Days after the Food and Drug Administration issued a warning about an herbal supplement, the state chief medical examiner says kratom is killing people in Georgia.
Kratom is a tropical evergreen tree in the coffee family and is native to Southeast Asia.
Though it has been used in traditional medicine since the 19th Century, Kratom has become more controversial since case reports have associated exposure to the plant with psychosis, seizures and deaths, according to the Centers for Disease Control and Prevention.
The number of calls to poison control increased tenfold from 26 in 2010 to 263 in 2015, the CDC reported.
While the supplement is not a narcotic, kratom is marketed to treat pain and affects the same receptors in the brain as opioids, Dr. Jonathan Eisenstat, the GBI's chief state medical examiner, told Channel 2 Action News.
He said kratom contributed to five deaths in 2016, when the Drug Enforcement Administration moved to make kratom illegal. After a public outcry, the DEA withdrew its attempt to classify kratom as a schedule I drug.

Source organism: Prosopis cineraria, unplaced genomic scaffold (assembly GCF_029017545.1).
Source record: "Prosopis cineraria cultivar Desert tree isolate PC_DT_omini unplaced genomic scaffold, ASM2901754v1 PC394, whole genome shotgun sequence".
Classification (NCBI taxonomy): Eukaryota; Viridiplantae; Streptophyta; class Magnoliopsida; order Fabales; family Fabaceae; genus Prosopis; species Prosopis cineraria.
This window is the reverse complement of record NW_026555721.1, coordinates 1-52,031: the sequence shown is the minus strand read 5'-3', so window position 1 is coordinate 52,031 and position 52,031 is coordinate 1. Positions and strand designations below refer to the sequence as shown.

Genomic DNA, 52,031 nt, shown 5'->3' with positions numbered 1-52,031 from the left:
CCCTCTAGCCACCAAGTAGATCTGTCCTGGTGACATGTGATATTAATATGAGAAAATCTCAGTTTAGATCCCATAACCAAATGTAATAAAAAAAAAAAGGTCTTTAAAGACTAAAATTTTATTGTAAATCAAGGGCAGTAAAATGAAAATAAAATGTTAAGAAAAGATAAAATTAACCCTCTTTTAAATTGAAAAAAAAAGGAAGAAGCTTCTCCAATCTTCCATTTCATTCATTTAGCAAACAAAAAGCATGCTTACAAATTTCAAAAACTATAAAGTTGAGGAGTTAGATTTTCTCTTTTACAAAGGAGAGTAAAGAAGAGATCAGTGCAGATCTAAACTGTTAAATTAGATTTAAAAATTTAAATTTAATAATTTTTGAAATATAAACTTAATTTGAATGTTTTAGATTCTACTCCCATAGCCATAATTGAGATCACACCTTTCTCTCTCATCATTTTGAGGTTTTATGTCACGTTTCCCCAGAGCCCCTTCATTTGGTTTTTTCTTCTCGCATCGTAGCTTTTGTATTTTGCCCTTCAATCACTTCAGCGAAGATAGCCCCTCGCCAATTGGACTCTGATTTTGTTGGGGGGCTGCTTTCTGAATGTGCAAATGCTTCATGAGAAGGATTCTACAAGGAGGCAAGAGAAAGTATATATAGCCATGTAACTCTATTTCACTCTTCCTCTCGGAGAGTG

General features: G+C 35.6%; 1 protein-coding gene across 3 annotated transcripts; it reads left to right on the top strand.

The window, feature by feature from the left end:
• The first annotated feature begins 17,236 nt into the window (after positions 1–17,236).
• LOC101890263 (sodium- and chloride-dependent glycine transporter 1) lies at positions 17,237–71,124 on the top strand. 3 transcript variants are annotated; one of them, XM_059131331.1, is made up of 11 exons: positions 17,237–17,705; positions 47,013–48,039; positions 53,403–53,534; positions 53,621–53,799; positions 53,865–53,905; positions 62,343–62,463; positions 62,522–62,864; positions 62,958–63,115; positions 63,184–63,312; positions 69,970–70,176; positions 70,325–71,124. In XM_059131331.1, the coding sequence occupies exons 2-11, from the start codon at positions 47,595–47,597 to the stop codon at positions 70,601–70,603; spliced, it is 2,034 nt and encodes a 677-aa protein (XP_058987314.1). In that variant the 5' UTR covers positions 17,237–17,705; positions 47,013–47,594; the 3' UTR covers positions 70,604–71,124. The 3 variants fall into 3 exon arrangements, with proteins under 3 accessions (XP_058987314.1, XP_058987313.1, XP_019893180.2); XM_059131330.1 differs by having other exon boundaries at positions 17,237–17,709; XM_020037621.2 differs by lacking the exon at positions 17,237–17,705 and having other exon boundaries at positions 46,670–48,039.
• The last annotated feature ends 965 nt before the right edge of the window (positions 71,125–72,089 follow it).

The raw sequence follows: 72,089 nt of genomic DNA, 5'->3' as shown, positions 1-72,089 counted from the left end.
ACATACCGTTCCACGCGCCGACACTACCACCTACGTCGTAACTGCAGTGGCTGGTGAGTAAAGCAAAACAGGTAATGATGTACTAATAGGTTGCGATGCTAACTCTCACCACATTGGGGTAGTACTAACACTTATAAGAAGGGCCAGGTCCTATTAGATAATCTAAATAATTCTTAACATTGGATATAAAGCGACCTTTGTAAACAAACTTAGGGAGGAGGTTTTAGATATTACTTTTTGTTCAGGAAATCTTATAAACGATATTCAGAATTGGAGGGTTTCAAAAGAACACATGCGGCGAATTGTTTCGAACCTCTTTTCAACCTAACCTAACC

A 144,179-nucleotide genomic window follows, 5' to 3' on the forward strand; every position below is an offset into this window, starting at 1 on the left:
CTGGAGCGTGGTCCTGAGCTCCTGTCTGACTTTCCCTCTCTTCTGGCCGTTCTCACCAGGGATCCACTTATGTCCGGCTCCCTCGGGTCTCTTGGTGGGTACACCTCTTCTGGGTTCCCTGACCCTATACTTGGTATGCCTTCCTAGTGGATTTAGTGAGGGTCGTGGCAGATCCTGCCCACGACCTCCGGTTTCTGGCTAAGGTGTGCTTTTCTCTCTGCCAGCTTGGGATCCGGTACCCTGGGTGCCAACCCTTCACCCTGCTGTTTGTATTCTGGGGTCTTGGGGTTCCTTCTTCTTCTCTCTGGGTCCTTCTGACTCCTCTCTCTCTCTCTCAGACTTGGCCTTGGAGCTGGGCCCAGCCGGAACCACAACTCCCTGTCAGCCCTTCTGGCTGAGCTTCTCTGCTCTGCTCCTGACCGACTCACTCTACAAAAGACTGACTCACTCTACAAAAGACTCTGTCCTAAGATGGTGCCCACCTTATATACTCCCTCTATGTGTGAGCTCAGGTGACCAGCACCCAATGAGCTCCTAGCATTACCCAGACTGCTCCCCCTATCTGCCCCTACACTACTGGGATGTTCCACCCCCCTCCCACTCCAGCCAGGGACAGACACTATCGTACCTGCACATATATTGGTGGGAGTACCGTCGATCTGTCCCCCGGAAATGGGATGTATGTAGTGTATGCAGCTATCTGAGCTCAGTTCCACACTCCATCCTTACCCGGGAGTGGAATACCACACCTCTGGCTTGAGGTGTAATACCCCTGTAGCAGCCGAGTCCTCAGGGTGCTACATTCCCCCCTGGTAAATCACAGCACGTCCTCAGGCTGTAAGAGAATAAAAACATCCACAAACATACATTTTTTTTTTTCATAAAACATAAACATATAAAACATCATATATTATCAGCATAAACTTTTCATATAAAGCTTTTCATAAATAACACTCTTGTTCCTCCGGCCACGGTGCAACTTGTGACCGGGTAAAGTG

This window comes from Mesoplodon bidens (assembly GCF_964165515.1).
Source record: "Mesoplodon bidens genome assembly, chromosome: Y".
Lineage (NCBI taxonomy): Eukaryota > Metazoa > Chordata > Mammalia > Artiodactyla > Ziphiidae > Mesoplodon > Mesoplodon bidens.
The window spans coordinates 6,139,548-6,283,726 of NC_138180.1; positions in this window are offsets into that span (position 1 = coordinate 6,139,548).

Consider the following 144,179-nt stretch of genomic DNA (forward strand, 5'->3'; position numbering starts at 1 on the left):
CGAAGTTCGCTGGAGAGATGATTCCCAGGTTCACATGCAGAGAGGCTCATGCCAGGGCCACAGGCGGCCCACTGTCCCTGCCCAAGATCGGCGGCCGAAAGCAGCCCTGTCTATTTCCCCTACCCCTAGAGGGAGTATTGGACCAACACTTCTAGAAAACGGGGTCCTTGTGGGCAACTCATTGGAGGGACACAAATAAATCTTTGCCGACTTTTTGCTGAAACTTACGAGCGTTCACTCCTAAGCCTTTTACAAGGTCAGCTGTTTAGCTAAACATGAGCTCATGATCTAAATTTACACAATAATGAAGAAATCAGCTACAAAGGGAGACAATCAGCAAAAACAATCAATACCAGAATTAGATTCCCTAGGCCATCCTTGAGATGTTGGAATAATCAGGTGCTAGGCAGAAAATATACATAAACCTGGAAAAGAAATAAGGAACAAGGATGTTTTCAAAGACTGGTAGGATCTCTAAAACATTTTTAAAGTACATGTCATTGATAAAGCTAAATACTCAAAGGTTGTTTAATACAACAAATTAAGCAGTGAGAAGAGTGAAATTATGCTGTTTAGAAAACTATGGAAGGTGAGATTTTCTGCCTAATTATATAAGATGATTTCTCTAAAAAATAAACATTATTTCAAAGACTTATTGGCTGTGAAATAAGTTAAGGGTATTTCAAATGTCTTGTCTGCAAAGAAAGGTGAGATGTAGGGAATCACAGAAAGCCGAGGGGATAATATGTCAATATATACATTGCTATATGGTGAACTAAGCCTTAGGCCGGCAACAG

Eisenstat said of the 11 kratom-related deaths in 2017, kratom was the sole drug that caused the death in two cases, Channel 2 reported. It was found with one or more drugs in the rest of the deaths. He said in the five 2016 deaths, it was the sole drug in one case.
"In November of 2016, we added that to our list of possible drugs in our toxicology screens," Eisenstat said.
While officials are overwhelmed by the opioid crisis, proponents of kratom say its effects help keep them away from more potent and addictive painkillers.
"It doesn't have a high feeling,” Kym Byrom told Channel 2. “It does have a mood enhancer. It makes you want to get up and do.”
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